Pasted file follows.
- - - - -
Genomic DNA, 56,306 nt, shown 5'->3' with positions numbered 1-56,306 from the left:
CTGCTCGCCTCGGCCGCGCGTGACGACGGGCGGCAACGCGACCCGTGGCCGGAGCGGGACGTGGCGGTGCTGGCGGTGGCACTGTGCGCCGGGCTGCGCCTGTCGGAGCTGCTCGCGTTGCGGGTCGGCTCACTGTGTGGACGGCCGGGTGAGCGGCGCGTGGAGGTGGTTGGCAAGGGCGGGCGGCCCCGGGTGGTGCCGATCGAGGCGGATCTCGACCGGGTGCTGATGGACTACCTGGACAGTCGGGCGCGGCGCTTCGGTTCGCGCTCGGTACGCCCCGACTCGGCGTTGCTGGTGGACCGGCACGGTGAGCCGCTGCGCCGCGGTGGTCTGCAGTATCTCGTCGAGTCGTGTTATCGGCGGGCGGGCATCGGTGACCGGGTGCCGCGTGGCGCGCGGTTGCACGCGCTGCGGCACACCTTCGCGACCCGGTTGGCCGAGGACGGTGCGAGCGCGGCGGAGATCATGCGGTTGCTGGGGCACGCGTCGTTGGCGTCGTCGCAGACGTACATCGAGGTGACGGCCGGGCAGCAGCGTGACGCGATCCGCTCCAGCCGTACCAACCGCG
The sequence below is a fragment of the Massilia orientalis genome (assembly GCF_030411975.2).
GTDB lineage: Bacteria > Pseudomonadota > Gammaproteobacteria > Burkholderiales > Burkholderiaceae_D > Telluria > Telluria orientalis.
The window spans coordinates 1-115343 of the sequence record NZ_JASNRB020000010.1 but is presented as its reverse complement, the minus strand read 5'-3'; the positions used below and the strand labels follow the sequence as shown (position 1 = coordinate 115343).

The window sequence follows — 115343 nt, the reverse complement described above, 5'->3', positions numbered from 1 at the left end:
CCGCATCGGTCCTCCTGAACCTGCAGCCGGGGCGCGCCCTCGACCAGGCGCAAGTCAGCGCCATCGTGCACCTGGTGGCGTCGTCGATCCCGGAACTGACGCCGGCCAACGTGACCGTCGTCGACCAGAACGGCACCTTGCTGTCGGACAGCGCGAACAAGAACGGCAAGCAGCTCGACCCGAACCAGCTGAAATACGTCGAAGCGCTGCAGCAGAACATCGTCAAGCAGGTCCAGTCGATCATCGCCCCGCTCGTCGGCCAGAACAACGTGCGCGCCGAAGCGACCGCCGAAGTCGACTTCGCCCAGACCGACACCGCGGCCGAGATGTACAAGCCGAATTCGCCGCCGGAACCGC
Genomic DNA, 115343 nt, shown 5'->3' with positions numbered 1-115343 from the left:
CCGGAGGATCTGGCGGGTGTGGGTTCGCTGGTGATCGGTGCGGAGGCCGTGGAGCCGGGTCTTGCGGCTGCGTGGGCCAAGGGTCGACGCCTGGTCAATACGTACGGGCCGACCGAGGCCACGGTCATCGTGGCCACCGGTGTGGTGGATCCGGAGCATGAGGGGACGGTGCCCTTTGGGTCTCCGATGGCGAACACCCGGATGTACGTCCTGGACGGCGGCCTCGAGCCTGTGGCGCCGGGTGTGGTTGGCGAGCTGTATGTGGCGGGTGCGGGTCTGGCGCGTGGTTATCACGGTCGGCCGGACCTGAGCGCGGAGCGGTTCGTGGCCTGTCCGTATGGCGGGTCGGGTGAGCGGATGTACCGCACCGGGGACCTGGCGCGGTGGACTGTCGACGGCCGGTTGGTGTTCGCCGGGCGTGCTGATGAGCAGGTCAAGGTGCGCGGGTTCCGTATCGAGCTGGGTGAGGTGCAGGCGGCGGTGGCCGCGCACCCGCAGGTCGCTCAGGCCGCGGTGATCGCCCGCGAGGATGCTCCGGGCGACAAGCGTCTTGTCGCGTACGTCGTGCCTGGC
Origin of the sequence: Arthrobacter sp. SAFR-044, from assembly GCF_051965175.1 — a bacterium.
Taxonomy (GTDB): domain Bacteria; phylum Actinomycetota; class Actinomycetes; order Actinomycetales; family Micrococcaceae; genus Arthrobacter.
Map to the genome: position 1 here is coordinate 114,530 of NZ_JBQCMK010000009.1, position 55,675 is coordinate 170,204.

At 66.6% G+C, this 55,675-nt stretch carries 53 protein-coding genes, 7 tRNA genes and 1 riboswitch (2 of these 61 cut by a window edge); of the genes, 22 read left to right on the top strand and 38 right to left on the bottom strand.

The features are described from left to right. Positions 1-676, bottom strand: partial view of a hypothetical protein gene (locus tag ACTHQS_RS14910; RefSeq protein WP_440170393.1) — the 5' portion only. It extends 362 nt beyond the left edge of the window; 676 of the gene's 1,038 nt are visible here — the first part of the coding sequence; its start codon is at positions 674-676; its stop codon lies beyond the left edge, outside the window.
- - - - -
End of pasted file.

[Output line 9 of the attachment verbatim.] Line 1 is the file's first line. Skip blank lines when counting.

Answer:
CCGGAGGATCTGGCGGGTGTGGGTTCGCTGGTGATCGGTGCGGAGGCCGTGGAGCCGGGTCTTGCGGCTGCGTGGGCCAAGGGTCGACGCCTGGTCAATACGTACGGGCCGACCGAGGCCACGGTCATCGTGGCCACCGGTGTGGTGGATCCGGAGCATGAGGGGACGGTGCCCTTTGGGTCTCCGATGGCGAACACCCGGATGTACGTCCTGGACGGCGGCCTCGAGCCTGTGGCGCCGGGTGTGGTTGGCGAGCTGTATGTGGCGGGTGCGGGTCTGGCGCGTGGTTATCACGGTCGGCCGGACCTGAGCGCGGAGCGGTTCGTGGCCTGTCCGTATGGCGGGTCGGGTGAGCGGATGTACCGCACCGGGGACCTGGCGCGGTGGACTGTCGACGGCCGGTTGGTGTTCGCCGGGCGTGCTGATGAGCAGGTCAAGGTGCGCGGGTTCCGTATCGAGCTGGGTGAGGTGCAGGCGGCGGTGGCCGCGCACCCGCAGGTCGCTCAGGCCGCGGTGATCGCCCGCGAGGATGCTCCGGGCGACAAGCGTCTTGTCGCGTACGTCGTGCCTGGC